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Using criteria-based interview models for assessing clinical expertise to select physiotherapists at major multisport games

Phillips, Nicola, Grant, Marie Elaine and Booth, Lynn 2015. Using criteria-based interview models for assessing clinical expertise to select physiotherapists at major multisport games. British Journal of Sports Medicine 49 (5) , pp. 312-317. 10.1136/bjsports-2014-094176

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Abstract

Background: Benchmarking is an established means of identifying levels of specialist practice and competence-based interviews are a tool used to facilitate this. The London 2012 Olympic and Paralympic Games (LOCOG) provided an opportunity to introduce a pragmatic approach to assess expert behaviour in large numbers of volunteer physiotherapists. Aim: To test inter-tester repeatability of an assessment matrix used to score clinical expertise in a sporting context, followed by reporting on the findings for physiotherapy selection. Methods: Four volunteers were videoed answering an identical sport-specific clinical scenario. Recordings were initially scored by two experienced assessors (gold standard). Subsequently, nine assessors scored the same videos then compared with the gold standard. 602 physiotherapists were assessed during volunteer interviews for LOCOG. Scores were compared to those based on self-reported clinical experience. Cross-tabulation was used to determine levels of agreement for the initial scoring matrix and the relationship between the two scoring systems was analysed. Results: Levels of agreement ranged from 22% to 88%. A good correlation (r=0.754 p>0.001) was found between self-reported clinical experience and scenario scores. Marginal data points in the correlational analysis indicated that only 52% of participants attained the same score across assessments. Conclusions: A tool to facilitate assessment for large scale selection could be used for Host Nation physiotherapist selection for Major Games. There is a need to train assessors in this environment, as well as provide detailed matrices, specific to each context being assessed, to ensure that observations can be made on domain-specific and general, non-technical aspects.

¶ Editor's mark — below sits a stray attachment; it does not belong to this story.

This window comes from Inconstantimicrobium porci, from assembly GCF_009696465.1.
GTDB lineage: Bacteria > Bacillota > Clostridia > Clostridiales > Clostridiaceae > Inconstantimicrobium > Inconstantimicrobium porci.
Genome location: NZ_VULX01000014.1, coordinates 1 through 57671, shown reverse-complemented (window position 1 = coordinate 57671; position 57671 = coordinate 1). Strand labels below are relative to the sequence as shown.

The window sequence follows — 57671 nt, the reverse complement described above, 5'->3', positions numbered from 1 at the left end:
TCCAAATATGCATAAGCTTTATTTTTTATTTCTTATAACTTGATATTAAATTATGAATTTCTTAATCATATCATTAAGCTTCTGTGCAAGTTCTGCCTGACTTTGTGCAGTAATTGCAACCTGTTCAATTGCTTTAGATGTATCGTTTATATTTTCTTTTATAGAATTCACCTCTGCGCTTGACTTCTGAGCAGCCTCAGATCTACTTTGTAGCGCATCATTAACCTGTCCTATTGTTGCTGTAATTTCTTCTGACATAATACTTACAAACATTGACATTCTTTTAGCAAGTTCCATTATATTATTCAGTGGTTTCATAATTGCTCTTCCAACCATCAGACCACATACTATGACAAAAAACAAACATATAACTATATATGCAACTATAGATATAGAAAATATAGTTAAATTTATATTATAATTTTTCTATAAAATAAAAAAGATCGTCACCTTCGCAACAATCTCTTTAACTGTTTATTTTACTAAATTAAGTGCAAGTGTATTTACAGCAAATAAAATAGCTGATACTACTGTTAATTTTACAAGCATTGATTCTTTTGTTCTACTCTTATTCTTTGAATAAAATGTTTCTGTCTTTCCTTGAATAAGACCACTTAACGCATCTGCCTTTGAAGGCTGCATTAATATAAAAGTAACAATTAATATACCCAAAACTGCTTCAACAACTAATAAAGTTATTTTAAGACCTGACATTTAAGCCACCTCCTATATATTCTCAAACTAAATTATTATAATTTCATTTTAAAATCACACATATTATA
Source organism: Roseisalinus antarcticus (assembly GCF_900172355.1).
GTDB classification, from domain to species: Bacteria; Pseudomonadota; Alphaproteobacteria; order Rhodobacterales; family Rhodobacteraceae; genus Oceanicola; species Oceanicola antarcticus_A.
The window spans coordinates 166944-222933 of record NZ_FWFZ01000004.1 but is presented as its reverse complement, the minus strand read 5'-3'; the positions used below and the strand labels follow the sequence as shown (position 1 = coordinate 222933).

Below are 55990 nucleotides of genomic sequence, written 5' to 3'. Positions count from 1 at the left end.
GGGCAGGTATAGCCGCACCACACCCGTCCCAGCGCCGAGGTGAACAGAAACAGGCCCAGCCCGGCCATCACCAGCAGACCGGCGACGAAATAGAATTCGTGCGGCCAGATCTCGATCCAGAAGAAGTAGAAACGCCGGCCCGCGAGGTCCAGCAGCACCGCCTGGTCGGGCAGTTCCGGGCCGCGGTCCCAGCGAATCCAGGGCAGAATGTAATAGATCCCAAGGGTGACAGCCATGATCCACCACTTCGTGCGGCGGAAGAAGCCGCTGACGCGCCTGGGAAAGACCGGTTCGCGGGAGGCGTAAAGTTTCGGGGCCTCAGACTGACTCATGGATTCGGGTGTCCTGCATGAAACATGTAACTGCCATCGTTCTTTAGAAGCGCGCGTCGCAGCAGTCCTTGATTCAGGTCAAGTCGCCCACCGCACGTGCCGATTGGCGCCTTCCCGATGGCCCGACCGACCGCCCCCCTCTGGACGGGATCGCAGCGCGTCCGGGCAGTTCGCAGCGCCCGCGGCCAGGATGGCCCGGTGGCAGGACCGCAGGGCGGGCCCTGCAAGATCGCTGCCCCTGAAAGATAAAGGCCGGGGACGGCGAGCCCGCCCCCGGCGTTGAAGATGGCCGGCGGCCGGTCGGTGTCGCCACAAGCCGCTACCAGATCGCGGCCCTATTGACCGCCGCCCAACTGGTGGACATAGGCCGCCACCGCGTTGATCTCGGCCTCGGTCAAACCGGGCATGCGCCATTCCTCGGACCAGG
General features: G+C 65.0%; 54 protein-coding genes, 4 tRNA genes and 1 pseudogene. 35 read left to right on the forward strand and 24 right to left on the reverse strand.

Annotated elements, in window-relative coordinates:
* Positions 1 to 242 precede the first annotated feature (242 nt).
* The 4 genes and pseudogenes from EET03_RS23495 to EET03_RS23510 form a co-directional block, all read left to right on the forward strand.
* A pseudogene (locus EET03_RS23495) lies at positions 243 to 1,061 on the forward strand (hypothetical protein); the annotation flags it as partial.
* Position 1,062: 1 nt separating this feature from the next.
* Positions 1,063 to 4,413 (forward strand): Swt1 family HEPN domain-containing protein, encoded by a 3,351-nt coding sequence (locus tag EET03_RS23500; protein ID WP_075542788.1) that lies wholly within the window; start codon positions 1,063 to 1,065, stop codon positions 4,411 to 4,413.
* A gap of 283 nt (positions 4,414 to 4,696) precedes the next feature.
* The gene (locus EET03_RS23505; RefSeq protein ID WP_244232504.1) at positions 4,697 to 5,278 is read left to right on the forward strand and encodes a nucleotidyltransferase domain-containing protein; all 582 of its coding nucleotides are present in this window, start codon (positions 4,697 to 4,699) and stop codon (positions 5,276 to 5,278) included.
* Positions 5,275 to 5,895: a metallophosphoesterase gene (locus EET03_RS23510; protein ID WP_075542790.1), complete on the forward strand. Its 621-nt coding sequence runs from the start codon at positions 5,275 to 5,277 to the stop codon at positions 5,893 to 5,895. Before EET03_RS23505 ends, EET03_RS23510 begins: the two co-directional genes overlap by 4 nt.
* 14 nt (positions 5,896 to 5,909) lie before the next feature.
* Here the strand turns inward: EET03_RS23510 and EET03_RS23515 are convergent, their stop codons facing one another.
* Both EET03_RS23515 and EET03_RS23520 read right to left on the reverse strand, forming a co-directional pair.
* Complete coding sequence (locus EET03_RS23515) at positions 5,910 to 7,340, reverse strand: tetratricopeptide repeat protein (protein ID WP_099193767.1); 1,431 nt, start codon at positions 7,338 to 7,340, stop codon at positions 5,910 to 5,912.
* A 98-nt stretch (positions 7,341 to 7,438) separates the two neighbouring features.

Item Type: Article
Date Type: Publication
Status: Published
Schools: Healthcare Sciences
Publisher: BMJ Publishing Group
Last Modified: 05 Mar 2019 15:13
URI: http://orca.cf.ac.uk/id/eprint/68784

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